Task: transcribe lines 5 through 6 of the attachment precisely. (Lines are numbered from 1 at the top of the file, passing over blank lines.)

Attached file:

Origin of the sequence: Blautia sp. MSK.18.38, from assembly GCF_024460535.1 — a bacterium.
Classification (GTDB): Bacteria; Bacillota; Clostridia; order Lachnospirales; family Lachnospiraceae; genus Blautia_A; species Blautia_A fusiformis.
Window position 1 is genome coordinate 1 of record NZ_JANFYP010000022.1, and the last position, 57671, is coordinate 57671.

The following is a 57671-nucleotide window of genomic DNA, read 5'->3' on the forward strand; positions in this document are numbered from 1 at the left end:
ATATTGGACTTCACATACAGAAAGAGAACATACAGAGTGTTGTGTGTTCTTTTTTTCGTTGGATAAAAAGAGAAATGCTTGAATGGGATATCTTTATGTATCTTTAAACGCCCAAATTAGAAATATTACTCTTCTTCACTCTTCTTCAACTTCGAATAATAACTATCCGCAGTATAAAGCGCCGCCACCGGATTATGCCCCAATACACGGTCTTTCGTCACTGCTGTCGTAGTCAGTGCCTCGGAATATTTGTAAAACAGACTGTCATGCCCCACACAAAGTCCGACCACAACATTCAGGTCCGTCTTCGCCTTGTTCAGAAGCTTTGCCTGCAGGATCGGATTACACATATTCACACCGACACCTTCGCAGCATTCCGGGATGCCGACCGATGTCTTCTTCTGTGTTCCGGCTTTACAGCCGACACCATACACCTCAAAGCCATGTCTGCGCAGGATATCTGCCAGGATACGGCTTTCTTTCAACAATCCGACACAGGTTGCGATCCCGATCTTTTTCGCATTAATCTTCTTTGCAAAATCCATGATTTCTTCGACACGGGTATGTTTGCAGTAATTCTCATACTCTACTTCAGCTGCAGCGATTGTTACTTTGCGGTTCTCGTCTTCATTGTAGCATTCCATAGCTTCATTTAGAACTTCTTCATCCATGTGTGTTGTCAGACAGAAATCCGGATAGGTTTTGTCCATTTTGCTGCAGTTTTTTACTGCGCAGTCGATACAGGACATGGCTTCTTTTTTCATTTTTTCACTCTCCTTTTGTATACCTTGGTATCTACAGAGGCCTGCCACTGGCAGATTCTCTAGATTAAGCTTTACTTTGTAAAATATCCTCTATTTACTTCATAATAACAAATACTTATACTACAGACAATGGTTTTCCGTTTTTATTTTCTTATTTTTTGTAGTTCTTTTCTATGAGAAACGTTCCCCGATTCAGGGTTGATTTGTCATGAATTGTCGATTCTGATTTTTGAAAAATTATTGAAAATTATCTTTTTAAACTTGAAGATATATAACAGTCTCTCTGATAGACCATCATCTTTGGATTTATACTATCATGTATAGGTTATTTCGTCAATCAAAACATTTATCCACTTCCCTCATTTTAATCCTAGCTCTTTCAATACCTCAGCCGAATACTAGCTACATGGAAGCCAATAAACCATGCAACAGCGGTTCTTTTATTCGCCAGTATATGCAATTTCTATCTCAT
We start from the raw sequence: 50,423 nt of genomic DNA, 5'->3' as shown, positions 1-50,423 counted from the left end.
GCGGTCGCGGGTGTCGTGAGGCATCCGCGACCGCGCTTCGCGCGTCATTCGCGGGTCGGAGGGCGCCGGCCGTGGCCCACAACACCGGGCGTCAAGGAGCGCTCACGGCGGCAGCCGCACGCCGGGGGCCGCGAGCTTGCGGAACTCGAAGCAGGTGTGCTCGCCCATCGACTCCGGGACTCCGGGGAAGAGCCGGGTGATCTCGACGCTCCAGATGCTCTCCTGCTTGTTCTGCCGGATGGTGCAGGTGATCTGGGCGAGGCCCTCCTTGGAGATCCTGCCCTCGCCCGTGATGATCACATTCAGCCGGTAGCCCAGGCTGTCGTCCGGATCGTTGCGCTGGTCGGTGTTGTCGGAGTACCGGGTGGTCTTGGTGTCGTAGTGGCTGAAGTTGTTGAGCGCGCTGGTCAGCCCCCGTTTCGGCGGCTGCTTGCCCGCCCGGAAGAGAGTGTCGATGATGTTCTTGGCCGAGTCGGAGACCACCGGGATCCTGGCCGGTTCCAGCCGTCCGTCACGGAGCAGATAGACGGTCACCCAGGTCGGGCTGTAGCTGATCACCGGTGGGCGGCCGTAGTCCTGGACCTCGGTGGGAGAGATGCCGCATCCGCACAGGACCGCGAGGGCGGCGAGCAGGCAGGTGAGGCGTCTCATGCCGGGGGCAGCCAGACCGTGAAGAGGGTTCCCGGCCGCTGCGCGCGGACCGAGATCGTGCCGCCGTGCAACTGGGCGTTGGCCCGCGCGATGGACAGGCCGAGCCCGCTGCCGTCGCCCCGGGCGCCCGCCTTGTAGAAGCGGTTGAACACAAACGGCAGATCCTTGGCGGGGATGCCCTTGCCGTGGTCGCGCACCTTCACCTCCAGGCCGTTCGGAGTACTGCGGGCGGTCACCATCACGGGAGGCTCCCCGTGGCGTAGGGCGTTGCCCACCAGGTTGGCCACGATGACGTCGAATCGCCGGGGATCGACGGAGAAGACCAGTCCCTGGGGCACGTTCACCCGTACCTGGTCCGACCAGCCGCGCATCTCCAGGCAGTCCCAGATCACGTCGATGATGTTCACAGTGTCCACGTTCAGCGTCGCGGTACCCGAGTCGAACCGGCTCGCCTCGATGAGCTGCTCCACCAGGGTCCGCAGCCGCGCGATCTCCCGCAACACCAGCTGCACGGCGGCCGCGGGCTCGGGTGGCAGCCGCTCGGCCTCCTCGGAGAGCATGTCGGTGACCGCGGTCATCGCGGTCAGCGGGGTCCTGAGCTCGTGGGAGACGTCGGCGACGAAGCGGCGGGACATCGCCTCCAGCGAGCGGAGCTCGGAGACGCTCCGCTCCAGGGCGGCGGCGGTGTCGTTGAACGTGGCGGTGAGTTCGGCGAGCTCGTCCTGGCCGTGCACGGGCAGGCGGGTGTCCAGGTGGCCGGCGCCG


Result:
ATATTGGACTTCACATACAGAAAGAGAACATACAGAGTGTTGTGTGTTCTTTTTTTCGTTGGATAAAAAGAGAAATGCTTGAATGGGATATCTTTATGTATCTTTAAACGCCCAAATTAGAAATATTACTCTTCTTCACTCTTCTTCAACTTCGAATAATAACTATCCGCAGTATAAAGCGCCGCCACCGGATTATGCCCCAATACACGGTCTTTCGTCACTGCTGTCGTAGTCAGTGCCTCGGAATATTTGTAAAACAGACTGTCATGCCCCACACAAAGTCCGACCACAACATTCAGGTCCGTCTTCGCCTTGTTCAGAAGCTTTGCCTGCAGGATCGGATTACACATATTCACACCGACACCTTCGCAGCATTCCGGGATGCCGACCGATGTCTTCTTCTGTGTTCCGGCTTTACAGCCGACACCATACACCTCAAAGCCATGTCTGCGCAGGATATCTGCCAGGATACGGCTTTCTTTCAACAATCCGACACAGGTTGCGATCCCGATCTTTTTCGCATTAATCTTCTTTGCAAAATCCATGATTTCTTCGACACGGGTATGTTTGCAGTAATTCTCATACTCTACTTCAGCTGCAGCGATTGTTACTTTGCGGTTCTCGTCTTCATTGTAGCATTCCATAGCTTCATTTAGAACTTCTTCATCCATGTGTGTTGTCAGACAGAAATCCGGATAGGTTTTGTCCATTTTGCTGCAGTTTTTTACTGCGCAGTCGATACAGGACATGGCTTCTTTTTTCATTTTTTCACTCTCCTTTTGTATACCTTGGTATCTACAGAGGCCTGCCACTGGCAGATTCTCTAGATTAAGCTTTACTTTGTAAAATATCCTCTATTTACTTCATAATAACAAATACTTATACTACAGACAATGGTTTTCCGTTTTTATTTTCTTATTTTTTGTAGTTCTTTTCTATGAGAAACGTTCCCCGATTCAGGGTTGATTTGTCATGAATTGTCGATTCTGATTTTTGAAAAATTATTGAAAATTATCTTTTTAAACTTGAAGATATATAACAGTCTCTCTGATAGACCATCATCTTTGGATTTATACTATCATGTATAGGTTATTTCGTCAATCAAAACATTTATCCACTTCCCTCATTTTAATCCTAGCTCTTTCAATACCTCAGCCGAATACTAGCTACATGGAAGCCAATAAACCATGCAACAGCGGTTCTTTTATTCGCCAGTATATGCAATTTCTATCTCAT
We start from the raw sequence: 50,423 nt of genomic DNA, 5'->3' as shown, positions 1-50,423 counted from the left end.